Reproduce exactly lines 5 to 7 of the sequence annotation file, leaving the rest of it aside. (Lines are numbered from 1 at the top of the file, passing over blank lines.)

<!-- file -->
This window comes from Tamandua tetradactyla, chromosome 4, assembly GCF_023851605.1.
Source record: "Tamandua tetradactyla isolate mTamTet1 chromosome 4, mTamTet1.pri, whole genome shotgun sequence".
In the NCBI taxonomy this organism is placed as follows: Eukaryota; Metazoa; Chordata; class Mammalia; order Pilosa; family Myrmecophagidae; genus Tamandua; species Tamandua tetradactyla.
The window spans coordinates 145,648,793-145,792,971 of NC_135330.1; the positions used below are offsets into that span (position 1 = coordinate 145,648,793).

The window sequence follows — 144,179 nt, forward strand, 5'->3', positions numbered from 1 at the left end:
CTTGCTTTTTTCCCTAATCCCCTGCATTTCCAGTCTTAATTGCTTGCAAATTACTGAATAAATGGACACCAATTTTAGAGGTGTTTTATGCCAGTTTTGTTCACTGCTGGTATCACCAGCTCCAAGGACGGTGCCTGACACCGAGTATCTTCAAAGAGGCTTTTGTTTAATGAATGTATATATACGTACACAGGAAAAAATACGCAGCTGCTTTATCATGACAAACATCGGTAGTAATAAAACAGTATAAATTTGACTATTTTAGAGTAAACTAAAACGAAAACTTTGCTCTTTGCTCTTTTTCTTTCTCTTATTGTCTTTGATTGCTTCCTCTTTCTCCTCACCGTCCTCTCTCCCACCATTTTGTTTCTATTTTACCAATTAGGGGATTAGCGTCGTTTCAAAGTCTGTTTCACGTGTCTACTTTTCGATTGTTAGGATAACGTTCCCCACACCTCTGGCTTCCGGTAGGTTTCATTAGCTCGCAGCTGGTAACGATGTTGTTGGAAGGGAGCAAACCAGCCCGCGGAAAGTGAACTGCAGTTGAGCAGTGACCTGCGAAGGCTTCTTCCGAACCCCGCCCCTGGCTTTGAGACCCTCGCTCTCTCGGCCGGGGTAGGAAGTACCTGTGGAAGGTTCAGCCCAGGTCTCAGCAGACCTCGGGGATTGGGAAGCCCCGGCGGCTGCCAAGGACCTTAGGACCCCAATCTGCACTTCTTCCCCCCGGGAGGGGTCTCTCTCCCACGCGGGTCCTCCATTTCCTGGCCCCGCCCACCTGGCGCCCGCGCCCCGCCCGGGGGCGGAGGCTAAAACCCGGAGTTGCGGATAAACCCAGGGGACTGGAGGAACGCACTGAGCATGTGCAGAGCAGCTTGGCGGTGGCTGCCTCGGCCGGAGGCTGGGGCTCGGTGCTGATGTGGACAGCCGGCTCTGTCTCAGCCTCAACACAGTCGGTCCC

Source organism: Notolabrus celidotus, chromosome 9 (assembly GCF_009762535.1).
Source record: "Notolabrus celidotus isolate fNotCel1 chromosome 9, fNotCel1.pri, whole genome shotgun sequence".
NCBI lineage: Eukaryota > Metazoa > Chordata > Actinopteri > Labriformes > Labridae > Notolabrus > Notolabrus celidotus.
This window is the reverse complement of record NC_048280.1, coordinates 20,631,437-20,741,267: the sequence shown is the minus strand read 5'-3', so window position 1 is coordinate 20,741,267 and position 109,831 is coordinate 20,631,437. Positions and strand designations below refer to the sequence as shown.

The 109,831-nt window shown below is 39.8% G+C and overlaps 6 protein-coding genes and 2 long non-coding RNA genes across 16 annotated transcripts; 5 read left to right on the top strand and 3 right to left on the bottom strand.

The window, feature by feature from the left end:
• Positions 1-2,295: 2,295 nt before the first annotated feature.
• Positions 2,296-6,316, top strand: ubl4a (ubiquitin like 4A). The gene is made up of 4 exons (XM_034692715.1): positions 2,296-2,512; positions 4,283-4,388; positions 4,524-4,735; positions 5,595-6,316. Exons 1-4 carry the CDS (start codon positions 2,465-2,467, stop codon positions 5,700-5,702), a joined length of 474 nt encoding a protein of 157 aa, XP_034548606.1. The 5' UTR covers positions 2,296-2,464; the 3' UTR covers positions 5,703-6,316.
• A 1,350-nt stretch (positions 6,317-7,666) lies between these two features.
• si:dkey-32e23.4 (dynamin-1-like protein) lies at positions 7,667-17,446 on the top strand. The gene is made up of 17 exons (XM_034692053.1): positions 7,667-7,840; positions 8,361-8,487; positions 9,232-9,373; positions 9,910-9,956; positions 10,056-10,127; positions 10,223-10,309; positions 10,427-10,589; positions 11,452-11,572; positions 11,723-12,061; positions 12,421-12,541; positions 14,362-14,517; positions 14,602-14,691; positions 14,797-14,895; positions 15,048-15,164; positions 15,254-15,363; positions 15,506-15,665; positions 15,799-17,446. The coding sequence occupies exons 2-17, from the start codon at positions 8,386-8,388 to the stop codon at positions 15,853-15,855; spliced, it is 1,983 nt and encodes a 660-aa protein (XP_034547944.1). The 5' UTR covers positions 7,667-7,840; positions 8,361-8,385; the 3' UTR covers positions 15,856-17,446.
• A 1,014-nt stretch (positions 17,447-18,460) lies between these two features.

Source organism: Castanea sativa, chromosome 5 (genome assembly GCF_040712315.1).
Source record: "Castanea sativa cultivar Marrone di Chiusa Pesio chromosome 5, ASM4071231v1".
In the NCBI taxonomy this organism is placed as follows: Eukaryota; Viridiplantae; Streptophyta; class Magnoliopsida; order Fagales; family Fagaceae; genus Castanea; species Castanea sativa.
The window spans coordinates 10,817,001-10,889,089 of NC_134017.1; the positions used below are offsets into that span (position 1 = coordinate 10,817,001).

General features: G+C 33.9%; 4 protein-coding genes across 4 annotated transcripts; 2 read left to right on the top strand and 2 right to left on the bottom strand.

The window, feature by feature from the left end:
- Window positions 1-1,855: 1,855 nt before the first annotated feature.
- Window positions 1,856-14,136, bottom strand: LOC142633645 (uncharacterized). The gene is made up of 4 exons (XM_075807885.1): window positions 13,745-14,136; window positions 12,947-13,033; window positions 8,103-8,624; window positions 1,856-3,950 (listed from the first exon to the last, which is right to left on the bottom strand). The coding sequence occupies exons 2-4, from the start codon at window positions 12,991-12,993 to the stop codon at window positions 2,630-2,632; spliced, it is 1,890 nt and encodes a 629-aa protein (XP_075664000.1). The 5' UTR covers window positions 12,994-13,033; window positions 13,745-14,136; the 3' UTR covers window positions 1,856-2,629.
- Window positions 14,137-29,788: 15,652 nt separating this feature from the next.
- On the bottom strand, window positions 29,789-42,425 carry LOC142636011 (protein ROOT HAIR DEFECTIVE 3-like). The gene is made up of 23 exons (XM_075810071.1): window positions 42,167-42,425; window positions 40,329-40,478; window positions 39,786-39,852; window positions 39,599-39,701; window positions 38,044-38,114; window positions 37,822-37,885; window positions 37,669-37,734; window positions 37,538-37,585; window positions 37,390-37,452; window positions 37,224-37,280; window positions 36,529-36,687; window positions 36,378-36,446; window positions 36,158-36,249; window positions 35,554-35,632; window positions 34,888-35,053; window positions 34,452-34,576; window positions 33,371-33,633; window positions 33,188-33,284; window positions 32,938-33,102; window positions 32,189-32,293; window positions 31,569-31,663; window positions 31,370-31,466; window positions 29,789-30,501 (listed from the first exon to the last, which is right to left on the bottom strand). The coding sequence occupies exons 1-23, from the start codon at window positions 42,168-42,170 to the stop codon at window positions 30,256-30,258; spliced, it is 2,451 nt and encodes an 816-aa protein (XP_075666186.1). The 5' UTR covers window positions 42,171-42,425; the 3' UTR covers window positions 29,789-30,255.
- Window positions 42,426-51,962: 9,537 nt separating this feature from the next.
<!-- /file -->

The window sequence follows — 144,179 nt, forward strand, 5'->3', positions numbered from 1 at the left end:
CTTGCTTTTTTCCCTAATCCCCTGCATTTCCAGTCTTAATTGCTTGCAAATTACTGAATAAATGGACACCAATTTTAGAGGTGTTTTATGCCAGTTTTGTTCACTGCTGGTATCACCAGCTCCAAGGACGGTGCCTGACACCGAGTATCTTCAAAGAGGCTTTTGTTTAATGAATGTATATATACGTACACAGGAAAAAATACGCAGCTGCTTTATCATGACAAACATCGGTAGTAATAAAACAGTATAAATTTGACTATTTTAGAGTAAACTAAAACGAAAACTTTGCTCTTTGCTCTTTTTCTTTCTCTTATTGTCTTTGATTGCTTCCTCTTTCTCCTCACCGTCCTCTCTCCCACCATTTTGTTTCTATTTTACCAATTAGGGGATTAGCGTCGTTTCAAAGTCTGTTTCACGTGTCTACTTTTCGATTGTTAGGATAACGTTCCCCACACCTCTGGCTTCCGGTAGGTTTCATTAGCTCGCAGCTGGTAACGATGTTGTTGGAAGGGAGCAAACCAGCCCGCGGAAAGTGAACTGCAGTTGAGCAGTGACCTGCGAAGGCTTCTTCCGAACCCCGCCCCTGGCTTTGAGACCCTCGCTCTCTCGGCCGGGGTAGGAAGTACCTGTGGAAGGTTCAGCCCAGGTCTCAGCAGACCTCGGGGATTGGGAAGCCCCGGCGGCTGCCAAGGACCTTAGGACCCCAATCTGCACTTCTTCCCCCCGGGAGGGGTCTCTCTCCCACGCGGGTCCTCCATTTCCTGGCCCCGCCCACCTGGCGCCCGCGCCCCGCCCGGGGGCGGAGGCTAAAACCCGGAGTTGCGGATAAACCCAGGGGACTGGAGGAACGCACTGAGCATGTGCAGAGCAGCTTGGCGGTGGCTGCCTCGGCCGGAGGCTGGGGCTCGGTGCTGATGTGGACAGCCGGCTCTGTCTCAGCCTCAACACAGTCGGTCCC

Source organism: Notolabrus celidotus, chromosome 9 (assembly GCF_009762535.1).